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The Use of Ex Vivo Generated Regulatory T-Cell Preparations in a Canine Lung Allograft Model

Abrams, Kraig V. BA1; Hwang, Billanna MPH, DHSc2; Nash, Richard A. MD1,3; Georges, George E. MD1,4; Lamm, Wayne BS5; Storer, Barry PhD1; Madtes, David K. MD1,4,5; Glenny, Robert MD4,5; Mulligan, Michael S. MD2,4

doi: 10.1097/TP.0000000000001868

1 Clinical Research Division, Fred Hutchinson Cancer Research Center, Seattle, WA.

2 Department of Surgery, University of Washington School of Medicine, Seattle, WA.

3 Colorado Blood Cancer Institute, Denver, CO.

4 Department of Medicine, University of Washington School of Medicine, Seattle, WA.

5 Division of Pulmonary and Critical Care Medicine, University of Washington School of Medicine, Seattle, WA.

Received 6 January 2017. Revision received 5 June 2017.

Accepted 7 June 2017.

The authors are grateful for the research funding from the National Institutes of Health, Bethesda, MD grants HL077420-01A2, DK42716 from NIH, Bethesda, MD.

V.K.A. drafted and revised the article, conducted the studies, analyzed and interpreted the data. B.H. conducted the studies, analyzed and interpreted the data, and revised the article. R.A.N. codesigned the experiment, supervised the studies, interpreted the data, and revised the article. G.E.G. codesigned the experiment. W.L. performed the pulmonary function tests and interpreted the data. B.S. provided statistical support. D.K.M. participated in the lung transplants, revised the article and interpreted the data. R.G. revised the article and interpreted the data. M.S.M. performed the lung transplants and revised the article.

Correspondence: Michael S. Mulligan, MD, Cardiothoracic Surgery, University of Washington 1959 NE Pacific St, Seattle, WA 98195. (

Allograft survival is dependent on allorecognition due to peptide display differences by a major histocompatibility complex (MHC) distinct from self (major), or presentation of a novel peptide by identical MHC (minor). In the dog leukocyte antigen (DLA)-identical setting without immune suppression, robust lung allograft rejection based on minor antigen differences occurs within 2 weeks in normal recipients. We previously observed an increase in peripheral regulation in DLA-identical mixed hematopoietic chimeras (MC) as compared with normal dogs and saw a further regulation increase in MC with functioning solid organ transplants from their hematopoietic donors.1 Because tolerance induced thru regulation of minor antigens via MC could replace immune suppression, but would require a toxic conditioning regimen, we investigated the administration of ex vivo generated regulatory T-cell preparations (Treg preps) as a safer route to tolerance.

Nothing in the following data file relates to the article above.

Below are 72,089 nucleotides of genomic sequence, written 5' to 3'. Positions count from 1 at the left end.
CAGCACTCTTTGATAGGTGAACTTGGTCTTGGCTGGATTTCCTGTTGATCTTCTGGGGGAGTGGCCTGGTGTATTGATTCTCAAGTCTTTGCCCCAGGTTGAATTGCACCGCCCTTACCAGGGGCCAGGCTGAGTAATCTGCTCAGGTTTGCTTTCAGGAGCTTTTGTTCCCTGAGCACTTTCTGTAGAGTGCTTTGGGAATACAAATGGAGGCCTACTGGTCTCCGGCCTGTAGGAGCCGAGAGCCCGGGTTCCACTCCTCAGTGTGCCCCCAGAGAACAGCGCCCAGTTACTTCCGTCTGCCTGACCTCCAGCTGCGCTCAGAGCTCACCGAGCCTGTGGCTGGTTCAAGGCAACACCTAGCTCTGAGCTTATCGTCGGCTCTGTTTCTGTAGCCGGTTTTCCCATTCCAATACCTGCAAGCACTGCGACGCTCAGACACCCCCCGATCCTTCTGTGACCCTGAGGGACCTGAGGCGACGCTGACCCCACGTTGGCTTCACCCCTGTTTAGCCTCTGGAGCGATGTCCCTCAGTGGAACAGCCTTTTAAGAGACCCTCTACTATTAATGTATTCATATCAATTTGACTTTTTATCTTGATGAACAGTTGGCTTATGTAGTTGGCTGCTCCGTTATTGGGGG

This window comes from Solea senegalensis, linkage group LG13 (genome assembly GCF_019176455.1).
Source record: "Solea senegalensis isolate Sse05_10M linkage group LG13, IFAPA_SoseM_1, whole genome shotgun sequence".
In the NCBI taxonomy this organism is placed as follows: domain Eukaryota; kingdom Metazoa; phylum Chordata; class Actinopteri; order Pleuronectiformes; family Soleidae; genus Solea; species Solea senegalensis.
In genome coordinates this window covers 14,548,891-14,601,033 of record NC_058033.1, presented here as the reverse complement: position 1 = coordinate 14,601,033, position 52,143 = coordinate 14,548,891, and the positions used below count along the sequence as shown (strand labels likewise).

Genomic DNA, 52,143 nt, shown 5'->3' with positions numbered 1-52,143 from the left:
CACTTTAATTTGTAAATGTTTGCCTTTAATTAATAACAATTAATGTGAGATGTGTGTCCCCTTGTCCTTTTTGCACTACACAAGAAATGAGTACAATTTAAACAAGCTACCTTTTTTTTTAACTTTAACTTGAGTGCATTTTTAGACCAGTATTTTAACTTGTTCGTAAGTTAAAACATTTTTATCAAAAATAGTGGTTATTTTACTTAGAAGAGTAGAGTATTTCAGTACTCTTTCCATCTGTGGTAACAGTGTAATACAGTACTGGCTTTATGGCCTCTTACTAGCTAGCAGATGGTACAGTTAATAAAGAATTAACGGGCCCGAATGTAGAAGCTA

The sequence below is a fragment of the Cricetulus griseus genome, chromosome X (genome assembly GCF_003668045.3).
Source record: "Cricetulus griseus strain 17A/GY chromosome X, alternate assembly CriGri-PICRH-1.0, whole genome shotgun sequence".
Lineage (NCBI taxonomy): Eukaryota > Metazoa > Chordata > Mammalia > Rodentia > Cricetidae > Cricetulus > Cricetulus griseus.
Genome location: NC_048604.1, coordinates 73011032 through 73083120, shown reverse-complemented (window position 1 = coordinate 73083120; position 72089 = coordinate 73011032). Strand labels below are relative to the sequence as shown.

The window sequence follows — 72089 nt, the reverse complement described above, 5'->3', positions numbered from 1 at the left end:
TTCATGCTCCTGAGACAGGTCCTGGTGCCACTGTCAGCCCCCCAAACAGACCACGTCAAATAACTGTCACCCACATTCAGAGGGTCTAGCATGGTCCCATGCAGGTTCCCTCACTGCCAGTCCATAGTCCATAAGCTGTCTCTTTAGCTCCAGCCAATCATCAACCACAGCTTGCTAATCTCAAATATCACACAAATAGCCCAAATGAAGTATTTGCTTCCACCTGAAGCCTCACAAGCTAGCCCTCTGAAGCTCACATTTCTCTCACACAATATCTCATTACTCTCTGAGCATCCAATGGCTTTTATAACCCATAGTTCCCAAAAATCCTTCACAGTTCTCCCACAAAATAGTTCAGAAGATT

In vitro generated, MHC-mismatched alloantigen-primed peripheral blood mononuclear cells contain highly suppressive CD25+ cells expressing 10-fold more FOXP3 than CD25+ cells in blood.2 We hypothesized that “off-the-shelf”3 recipient-derived major alloantigen-primed CD25-selected cells could regulate incoming minor antigen presentation differences in a DLA-identical lung transplantation model and would extend the duration of allografts compared with that of a historic control group.1 Dogs in both groups received orthotopic lung allografts4 without any immune suppression and underwent pulmonary function tests (PFT) to determine allograft duration. Tested controls had early function (median, 5 days; range, 2-7; n = 4) and were electively, serially sacrificed (median, 19 days; range, 6-33 days; n = 7) with allografts from day 8 onward found engorged at necropsy.1 The experimental group (n = 7) underwent the same surgery with only the addition of an intraoperative, intravenous Treg prep infusion immediately after allograft reperfusion. PFT were performed a week posttransplant and monthly thereafter; all evaluable recipients had early allograft function (median, 8 days; range, 5-8; n = 6), whereas 3 had extended duration with functional allografts on days 29, 48, and 183.

Treg preps were variable in composition with a higher percentage of CD8+CD25+ cells found in preps with allograft rejection times as observed in the control group, whereas the highest CD4+CD25+ percentages were seen in the 2 preps with the longest allograft duration. There was no correlation between allograft duration and cell number infused; the longest duration was with the least number of cells, total, and per kg (Table 1). The in vitro suppressive capacity of a Treg prep correlated with the in vivo lung allograft duration (R2 = 0.81; P = 0.01; n = 6). Taken together, this suggests that quality of a Treg preparation is paramount to quantity.5 Improvements could employ CD8-depletion before infusion.



Because alloantigen-primed Treg preps can suppress a DLA-mismatched MLR, a DLA-mismatched primed Treg prep of recipient origin might prolong DLA-mismatched allograft function if educated against the incoming organ donor's antigens. This technique would require donor access for over a week and would be clinically difficult. However, if the few cells presenting minor antigen differences in an MHC-matched allograft can be regulated in an organ that contains many passenger leukocytes (lung), then perhaps all cells bearing major antigen differences in organs with few passenger leukocytes (kidney, heart) can be regulated using “off-the-shelf” Treg preps.

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